Krull, Kathleen. The Only Woman in the Photo: Frances Perkins and her New Deal for America. Atheneum Books for Young Readers, 2020. 978-1-481-49151-8. 48 p. $18.99. Grades K-3.
Readers may know author Kathleen Krull from her writings on important feminist leaders, including Ruth Bader Ginsburg and Louisa May Alcott. This book, in that same vein, is about a woman who was instrumental in FDR’s New Deal – but rarely given any credit. Frances Perkins learned from a young age to walk through any proverbial door that opened, and she lived by those words every day of her life. As a quiet girl growing up in New England, she observed and listened to the world around her. She saw the extreme inequities between the working class and upper class, even at a young age. Perkins observed working conditions in places like textile mills and bakeries. She helped people in need by fighting for better working conditions, a fight that intensified after she watched the smoldering fire at The Triangle Shirtwaist Factory claim the lives of 146 victims. Perkins knew that in order to make a real difference, she needed to enter the all-male world of politics. Luckily, President Theodore Roosevelt heard of her wonderful work and recommended her to head a committee on workplace safety. Although she was always the only woman in the room, her hard work and compassion allowed her to climb the ranks until she became President Franklin Delano Roosevelt’s secretary of labor. Finally, she had a front row seat in the president’s cabinet of advisors; however, many men who worked with her despised answering to a woman and either quit or made snide remarks behind her back. Perkins did not let this deter her – she went on to author the ground-breaking New Deal and presented it to FDR himself.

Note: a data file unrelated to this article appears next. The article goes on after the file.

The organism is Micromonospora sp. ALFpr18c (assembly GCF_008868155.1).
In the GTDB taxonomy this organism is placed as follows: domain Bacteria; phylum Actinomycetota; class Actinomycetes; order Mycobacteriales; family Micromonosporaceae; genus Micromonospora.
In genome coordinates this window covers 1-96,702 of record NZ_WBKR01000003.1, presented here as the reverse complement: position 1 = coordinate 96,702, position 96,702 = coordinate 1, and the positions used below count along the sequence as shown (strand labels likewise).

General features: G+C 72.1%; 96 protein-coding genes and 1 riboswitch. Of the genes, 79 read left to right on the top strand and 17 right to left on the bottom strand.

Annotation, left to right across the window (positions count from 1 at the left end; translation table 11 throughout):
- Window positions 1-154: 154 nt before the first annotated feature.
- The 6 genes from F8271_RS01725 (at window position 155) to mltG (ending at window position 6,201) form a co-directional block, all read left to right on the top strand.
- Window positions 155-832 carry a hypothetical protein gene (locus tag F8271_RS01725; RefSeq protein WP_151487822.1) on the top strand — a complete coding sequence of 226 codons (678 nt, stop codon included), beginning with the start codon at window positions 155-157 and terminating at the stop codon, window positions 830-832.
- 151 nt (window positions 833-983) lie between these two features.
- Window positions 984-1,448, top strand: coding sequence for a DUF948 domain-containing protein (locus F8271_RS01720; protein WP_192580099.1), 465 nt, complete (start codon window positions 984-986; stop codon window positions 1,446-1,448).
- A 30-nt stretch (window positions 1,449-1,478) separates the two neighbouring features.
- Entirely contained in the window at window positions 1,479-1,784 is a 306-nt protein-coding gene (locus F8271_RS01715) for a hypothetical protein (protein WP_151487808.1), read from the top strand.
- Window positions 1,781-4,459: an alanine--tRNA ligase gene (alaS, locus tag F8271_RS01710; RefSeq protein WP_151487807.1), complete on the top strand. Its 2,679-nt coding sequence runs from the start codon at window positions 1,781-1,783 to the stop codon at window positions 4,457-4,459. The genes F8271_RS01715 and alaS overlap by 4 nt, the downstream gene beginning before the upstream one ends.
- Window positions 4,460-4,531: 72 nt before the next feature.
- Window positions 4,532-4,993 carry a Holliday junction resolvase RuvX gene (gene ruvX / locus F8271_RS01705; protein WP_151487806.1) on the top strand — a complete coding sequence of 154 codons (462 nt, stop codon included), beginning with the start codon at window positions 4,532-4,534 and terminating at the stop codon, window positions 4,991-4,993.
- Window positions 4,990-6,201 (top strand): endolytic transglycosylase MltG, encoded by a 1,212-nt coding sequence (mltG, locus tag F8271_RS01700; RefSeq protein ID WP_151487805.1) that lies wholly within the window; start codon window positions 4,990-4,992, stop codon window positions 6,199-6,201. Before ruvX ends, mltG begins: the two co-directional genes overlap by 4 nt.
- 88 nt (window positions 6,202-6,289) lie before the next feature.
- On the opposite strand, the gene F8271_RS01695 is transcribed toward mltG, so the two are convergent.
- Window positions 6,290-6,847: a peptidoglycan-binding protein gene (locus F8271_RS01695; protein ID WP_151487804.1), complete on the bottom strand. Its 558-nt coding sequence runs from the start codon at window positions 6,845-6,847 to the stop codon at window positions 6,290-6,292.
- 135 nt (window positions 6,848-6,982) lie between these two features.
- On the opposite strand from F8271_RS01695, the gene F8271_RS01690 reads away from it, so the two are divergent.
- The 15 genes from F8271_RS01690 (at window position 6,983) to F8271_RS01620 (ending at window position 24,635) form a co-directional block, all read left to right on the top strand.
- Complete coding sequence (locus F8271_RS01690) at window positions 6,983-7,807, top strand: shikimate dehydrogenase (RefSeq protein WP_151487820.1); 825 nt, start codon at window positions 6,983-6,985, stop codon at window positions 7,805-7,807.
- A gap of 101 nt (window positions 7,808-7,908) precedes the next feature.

THOUGHTS: This book is a reminder that even though our textbooks often credit white males for important events in American history, the real credit often goes to other people behind the scenes. Although Frances Perkins did not like the limelight and preferred not receiving credit for her incredible deeds, it is still critical that librarians expose young readers to all facets of historical events. This biographical book reads like a story and the bright, cartoon-like illustrations will capture elementary readers from the first page.
331 Women Social Reformers Danielle Corrao, Ephrata Area SD